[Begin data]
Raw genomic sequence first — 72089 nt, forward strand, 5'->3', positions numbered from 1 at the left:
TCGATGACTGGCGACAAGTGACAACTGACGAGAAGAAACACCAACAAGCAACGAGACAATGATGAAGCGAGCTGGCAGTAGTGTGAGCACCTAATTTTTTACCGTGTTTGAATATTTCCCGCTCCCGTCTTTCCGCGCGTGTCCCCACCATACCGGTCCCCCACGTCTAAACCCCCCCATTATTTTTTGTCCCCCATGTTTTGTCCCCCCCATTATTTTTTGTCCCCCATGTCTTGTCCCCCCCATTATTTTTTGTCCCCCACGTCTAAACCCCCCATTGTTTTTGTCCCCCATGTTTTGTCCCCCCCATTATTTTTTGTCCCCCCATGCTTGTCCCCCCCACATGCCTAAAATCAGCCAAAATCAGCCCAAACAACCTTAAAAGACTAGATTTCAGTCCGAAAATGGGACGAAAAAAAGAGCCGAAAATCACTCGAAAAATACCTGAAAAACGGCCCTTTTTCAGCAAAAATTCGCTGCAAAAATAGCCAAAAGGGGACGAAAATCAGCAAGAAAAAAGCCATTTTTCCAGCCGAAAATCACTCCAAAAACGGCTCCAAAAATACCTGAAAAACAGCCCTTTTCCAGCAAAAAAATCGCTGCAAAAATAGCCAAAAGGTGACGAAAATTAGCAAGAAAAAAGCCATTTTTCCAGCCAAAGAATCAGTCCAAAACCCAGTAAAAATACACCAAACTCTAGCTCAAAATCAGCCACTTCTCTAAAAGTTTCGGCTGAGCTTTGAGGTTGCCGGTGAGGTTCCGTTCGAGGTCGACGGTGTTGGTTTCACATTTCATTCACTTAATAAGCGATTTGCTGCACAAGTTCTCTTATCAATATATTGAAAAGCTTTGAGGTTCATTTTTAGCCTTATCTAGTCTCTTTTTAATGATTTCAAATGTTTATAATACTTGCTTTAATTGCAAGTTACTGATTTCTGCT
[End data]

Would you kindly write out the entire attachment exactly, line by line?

Raw genomic sequence first — 72089 nt, forward strand, 5'->3', positions numbered from 1 at the left:
TCGATGACTGGCGACAAGTGACAACTGACGAGAAGAAACACCAACAAGCAACGAGACAATGATGAAGCGAGCTGGCAGTAGTGTGAGCACCTAATTTTTTACCGTGTTTGAATATTTCCCGCTCCCGTCTTTCCGCGCGTGTCCCCACCATACCGGTCCCCCACGTCTAAACCCCCCCATTATTTTTTGTCCCCCATGTTTTGTCCCCCCCATTATTTTTTGTCCCCCATGTCTTGTCCCCCCCATTATTTTTTGTCCCCCACGTCTAAACCCCCCATTGTTTTTGTCCCCCATGTTTTGTCCCCCCCATTATTTTTTGTCCCCCCATGCTTGTCCCCCCCACATGCCTAAAATCAGCCAAAATCAGCCCAAACAACCTTAAAAGACTAGATTTCAGTCCGAAAATGGGACGAAAAAAAGAGCCGAAAATCACTCGAAAAATACCTGAAAAACGGCCCTTTTTCAGCAAAAATTCGCTGCAAAAATAGCCAAAAGGGGACGAAAATCAGCAAGAAAAAAGCCATTTTTCCAGCCGAAAATCACTCCAAAAACGGCTCCAAAAATACCTGAAAAACAGCCCTTTTCCAGCAAAAAAATCGCTGCAAAAATAGCCAAAAGGTGACGAAAATTAGCAAGAAAAAAGCCATTTTTCCAGCCAAAGAATCAGTCCAAAACCCAGTAAAAATACACCAAACTCTAGCTCAAAATCAGCCACTTCTCTAAAAGTTTCGGCTGAGCTTTGAGGTTGCCGGTGAGGTTCCGTTCGAGGTCGACGGTGTTGGTTTCACATTTCATTCACTTAATAAGCGATTTGCTGCACAAGTTCTCTTATCAATATATTGAAAAGCTTTGAGGTTCATTTTTAGCCTTATCTAGTCTCTTTTTAATGATTTCAAATGTTTATAATACTTGCTTTAATTGCAAGTTACTGATTTCTGCT